She’s called the Mata Hari of North Korea, a temptress-spy who for years used her sensual charms to seduce South Korean military officers into giving up secrets.
The method was potentially lethal: Won Jeong-hwa reportedly plotted to assassinate South Korean agents with poisoned needles provided by handlers from Pyongyang.
The 34-year-old North Korean native was arrested during the summer along with her 63-year-old stepfather and accused of engaging in espionage and deceit for seven years after defecting to South Korea. Under questioning, she detailed for investigators a double life working for one of the world’s most repressive regimes.
The case of Won, only the second North Korean spy to face trial here in the last decade, has riveted the South Korean public and embarrassed the nation’s vaunted intelligence network. The press has dubbed her Mata Hari, after the notorious dancer-turned-World War I agent.
After arriving in 2001 at Seoul’s Incheon airport, Won was touted by South Korean authorities as a model defector and assigned to tour military bases to lecture troops on the evils of the Stalinist state.
All the while, prosecutors said, she pursued her real agenda: collecting photos of military installations and weapons systems and keeping lists of North Korean defectors and personal data about Southern military officers.
North denies association
The life and motives of Won remain a mystery. Was she a major North Korean operative, as authorities claim? Or merely a hapless former thief brainwashed by the North to provide information that amounted to nothing more than what could be found on the Internet, as her court-appointed lawyer insists?
North Korea denies that Won, who is awaiting sentencing, was its agent, calling her “human scum” and describing the case as a “threadbare charade” to embarrass the North, which has remained technically at war with the South since their conflict ended in an armistice in 1953.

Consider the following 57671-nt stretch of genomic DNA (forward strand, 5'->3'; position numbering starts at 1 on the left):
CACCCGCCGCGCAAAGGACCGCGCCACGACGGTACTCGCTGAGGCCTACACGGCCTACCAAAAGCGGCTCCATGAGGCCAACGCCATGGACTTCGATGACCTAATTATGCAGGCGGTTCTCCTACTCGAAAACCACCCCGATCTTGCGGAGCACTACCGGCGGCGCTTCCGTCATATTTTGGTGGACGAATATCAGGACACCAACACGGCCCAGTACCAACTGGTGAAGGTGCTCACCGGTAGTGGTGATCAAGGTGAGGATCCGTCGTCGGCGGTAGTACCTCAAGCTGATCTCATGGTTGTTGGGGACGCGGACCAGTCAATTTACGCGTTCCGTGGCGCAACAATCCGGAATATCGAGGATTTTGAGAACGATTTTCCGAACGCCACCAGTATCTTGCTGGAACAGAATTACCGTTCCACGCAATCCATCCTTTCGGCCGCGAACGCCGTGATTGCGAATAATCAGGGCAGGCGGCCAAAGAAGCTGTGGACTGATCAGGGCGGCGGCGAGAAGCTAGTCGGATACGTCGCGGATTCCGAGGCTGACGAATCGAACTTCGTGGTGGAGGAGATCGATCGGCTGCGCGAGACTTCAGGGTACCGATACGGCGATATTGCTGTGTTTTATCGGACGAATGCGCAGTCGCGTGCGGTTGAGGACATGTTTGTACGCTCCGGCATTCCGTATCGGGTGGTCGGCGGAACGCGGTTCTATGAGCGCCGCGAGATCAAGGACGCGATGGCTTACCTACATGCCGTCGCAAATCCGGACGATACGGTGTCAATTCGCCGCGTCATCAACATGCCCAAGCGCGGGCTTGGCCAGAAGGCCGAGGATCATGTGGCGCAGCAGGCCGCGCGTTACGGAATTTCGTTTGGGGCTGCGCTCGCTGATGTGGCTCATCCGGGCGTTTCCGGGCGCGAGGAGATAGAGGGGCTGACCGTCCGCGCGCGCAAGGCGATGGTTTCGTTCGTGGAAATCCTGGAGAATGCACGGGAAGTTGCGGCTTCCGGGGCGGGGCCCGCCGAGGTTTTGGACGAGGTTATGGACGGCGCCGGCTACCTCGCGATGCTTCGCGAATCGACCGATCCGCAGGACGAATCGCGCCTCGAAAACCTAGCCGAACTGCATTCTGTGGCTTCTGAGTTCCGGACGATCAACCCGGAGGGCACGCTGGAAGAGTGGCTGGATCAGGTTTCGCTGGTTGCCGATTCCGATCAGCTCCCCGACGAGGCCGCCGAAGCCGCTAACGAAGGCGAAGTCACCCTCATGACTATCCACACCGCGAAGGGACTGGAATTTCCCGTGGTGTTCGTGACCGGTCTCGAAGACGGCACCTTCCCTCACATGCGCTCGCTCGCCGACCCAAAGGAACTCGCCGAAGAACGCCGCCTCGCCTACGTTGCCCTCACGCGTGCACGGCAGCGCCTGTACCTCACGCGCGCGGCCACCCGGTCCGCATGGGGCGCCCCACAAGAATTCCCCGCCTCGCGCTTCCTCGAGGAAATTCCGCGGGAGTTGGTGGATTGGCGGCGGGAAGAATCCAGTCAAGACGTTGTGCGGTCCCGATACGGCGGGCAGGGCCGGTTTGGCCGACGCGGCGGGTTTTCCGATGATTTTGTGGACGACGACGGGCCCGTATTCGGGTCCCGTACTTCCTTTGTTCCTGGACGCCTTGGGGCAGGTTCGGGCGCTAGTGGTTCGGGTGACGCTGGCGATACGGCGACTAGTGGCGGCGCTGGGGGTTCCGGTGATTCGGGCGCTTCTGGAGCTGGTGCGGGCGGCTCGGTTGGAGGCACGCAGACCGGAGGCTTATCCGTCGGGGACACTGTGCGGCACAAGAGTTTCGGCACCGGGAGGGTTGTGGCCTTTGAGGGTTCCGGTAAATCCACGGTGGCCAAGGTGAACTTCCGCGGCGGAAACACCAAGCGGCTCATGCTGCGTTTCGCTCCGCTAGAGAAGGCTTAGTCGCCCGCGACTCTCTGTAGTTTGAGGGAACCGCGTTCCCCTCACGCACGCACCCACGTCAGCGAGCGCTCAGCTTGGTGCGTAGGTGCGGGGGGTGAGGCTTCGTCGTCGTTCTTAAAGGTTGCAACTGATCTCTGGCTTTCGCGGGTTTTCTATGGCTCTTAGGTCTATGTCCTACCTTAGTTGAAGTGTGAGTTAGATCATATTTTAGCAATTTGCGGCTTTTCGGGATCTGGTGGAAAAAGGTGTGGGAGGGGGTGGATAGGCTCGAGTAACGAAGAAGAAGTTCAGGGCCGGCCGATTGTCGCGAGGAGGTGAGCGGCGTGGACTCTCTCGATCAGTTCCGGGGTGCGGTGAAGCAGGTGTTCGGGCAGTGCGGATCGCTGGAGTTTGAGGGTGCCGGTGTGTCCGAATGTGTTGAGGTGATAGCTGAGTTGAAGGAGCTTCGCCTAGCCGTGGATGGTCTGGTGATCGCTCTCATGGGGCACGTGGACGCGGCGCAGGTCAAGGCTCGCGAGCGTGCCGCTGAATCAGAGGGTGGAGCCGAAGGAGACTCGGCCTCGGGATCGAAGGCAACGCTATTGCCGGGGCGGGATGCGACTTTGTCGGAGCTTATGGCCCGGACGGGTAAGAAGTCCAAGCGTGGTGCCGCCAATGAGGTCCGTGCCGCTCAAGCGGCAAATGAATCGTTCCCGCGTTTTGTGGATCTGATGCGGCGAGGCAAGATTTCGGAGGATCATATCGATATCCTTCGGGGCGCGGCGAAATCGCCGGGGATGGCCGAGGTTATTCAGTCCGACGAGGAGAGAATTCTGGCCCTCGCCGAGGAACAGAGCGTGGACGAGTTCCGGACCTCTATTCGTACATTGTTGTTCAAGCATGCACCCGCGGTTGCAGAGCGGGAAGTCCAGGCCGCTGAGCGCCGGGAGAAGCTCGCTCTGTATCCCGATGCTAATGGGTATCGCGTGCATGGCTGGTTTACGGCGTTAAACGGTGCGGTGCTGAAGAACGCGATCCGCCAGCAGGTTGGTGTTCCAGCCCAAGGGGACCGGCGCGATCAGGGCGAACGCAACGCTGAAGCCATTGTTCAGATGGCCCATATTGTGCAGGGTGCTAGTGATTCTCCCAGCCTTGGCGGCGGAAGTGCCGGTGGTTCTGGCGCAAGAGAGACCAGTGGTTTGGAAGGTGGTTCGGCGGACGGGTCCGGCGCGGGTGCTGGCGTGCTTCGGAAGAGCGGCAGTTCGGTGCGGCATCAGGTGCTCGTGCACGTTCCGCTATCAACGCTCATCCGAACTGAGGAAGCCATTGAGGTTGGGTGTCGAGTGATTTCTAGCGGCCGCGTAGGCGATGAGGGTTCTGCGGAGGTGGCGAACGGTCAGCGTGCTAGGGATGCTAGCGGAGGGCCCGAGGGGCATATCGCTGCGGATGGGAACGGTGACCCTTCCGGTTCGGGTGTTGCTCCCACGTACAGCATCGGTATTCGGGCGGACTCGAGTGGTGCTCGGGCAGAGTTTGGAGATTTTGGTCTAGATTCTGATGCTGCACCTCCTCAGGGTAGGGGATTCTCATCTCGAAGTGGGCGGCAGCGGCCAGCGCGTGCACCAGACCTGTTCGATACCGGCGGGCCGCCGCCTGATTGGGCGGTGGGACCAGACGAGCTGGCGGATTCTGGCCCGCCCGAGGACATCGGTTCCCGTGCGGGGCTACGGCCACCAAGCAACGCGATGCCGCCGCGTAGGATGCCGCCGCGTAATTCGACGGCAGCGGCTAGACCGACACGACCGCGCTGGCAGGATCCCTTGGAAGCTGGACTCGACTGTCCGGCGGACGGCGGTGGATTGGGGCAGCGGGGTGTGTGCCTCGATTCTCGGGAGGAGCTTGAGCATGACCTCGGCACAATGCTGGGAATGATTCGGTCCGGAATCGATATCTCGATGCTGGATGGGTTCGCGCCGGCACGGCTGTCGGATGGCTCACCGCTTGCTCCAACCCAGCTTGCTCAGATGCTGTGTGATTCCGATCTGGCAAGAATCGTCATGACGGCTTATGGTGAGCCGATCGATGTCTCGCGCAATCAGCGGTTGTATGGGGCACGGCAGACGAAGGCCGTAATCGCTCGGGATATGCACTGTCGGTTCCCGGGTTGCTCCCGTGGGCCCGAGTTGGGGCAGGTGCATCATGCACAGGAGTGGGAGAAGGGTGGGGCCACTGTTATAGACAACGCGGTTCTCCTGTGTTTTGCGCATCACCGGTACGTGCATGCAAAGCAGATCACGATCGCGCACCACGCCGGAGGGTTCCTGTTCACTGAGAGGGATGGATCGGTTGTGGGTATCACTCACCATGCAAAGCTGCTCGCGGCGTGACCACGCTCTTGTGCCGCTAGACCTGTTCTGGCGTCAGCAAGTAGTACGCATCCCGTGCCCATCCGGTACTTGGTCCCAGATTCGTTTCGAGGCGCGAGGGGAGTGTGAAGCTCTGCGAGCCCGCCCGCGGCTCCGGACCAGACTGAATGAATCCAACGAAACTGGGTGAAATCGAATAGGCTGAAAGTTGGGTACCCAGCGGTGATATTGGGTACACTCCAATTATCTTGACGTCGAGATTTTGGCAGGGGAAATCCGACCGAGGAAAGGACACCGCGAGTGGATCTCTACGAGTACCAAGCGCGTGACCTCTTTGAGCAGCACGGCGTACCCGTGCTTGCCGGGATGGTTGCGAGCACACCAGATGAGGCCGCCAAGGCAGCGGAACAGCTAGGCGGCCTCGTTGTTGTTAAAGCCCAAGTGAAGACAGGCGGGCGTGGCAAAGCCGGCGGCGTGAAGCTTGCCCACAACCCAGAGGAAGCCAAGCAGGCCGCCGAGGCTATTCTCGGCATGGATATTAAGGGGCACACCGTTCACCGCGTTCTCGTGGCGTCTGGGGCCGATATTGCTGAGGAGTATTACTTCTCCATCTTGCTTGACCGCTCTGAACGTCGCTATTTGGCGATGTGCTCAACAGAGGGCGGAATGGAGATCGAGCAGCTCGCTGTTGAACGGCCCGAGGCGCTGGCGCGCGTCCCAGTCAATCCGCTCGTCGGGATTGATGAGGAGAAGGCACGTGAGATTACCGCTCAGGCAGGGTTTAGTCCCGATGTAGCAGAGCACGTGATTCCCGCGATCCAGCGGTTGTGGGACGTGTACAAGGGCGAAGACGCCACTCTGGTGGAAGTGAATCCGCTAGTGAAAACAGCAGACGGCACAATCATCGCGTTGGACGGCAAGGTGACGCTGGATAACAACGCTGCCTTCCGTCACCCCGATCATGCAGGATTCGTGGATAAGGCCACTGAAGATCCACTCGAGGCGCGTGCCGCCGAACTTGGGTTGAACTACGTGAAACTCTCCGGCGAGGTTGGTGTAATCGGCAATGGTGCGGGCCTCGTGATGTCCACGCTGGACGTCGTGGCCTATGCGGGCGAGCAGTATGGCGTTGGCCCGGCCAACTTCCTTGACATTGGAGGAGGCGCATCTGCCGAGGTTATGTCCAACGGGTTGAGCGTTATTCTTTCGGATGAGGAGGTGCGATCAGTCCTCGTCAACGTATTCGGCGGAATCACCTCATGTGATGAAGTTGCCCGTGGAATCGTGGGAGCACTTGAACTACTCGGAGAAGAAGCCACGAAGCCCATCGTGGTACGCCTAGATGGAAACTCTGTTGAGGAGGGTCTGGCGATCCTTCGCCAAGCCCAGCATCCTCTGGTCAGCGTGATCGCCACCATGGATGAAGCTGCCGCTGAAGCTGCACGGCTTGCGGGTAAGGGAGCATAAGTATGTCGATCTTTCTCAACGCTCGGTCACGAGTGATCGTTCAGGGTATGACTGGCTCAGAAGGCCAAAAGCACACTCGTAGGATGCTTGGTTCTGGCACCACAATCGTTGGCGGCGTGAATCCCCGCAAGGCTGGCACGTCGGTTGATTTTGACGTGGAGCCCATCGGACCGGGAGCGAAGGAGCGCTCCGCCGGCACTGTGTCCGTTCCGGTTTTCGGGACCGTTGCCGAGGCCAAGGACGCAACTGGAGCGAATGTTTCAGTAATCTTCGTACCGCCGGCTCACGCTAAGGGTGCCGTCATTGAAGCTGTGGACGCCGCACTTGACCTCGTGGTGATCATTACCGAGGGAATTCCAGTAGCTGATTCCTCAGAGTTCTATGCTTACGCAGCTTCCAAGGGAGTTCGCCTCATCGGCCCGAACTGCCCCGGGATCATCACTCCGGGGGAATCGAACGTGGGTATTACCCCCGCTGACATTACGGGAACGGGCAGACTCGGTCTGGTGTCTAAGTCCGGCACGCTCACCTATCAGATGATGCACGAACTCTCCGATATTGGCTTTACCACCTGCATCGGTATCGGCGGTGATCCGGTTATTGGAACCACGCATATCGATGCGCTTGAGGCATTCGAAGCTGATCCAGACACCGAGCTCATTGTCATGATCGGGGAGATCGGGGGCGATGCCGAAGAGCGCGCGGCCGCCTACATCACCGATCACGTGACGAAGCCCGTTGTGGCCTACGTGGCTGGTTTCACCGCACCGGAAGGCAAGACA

Last week, Won appeared in a crowded courtroom in Suwon as a three-judge panel considered her fate. Dressed in prison-issue top and pants, her hair tied in a ponytail, she avoided eye contact with observers and focused on the judges as the prosecutor read a long list of charges against her.
One of her main missions, the prosecution said, was to locate Hwang Jang-yop, the highest-ranking North Korean defector, who is guarded by police against assassination attempts.
Many say the case, reminiscent of the darkest days of the Cold War, raises questions about how many North Korean spies might be operating in the South. About 4,500 Northern operatives have been exposed since 1948.
“This is only the tip of the iceberg,” said Dong-bok Lee, a former South Korean intelligence officer. “And apparently these planted North Korean agents have been very free to go about their work.”
During the hourlong hearing, Won, the mother of a 7-year-old, pleaded for leniency, her voice breaking in the hushed courtroom.
“I wanted to turn myself in but I couldn’t, because my family is in the North and they could be executed,” she sobbed. “Please let me live with my daughter while I repent myself.”
Won has told investigators that she is a second-generation North Korean spy -- the youngest daughter of an operative killed during an espionage mission in the South.
Authorities say she served time for theft in the North and feared she would be executed. She fled to China but soon returned and was recruited by North Korea’s National Security Agency.
Her first assignment as a spy was to return to China to identify and send back home -- to certain imprisonment or death -- fellow North Koreans there who were trying to defect to the South.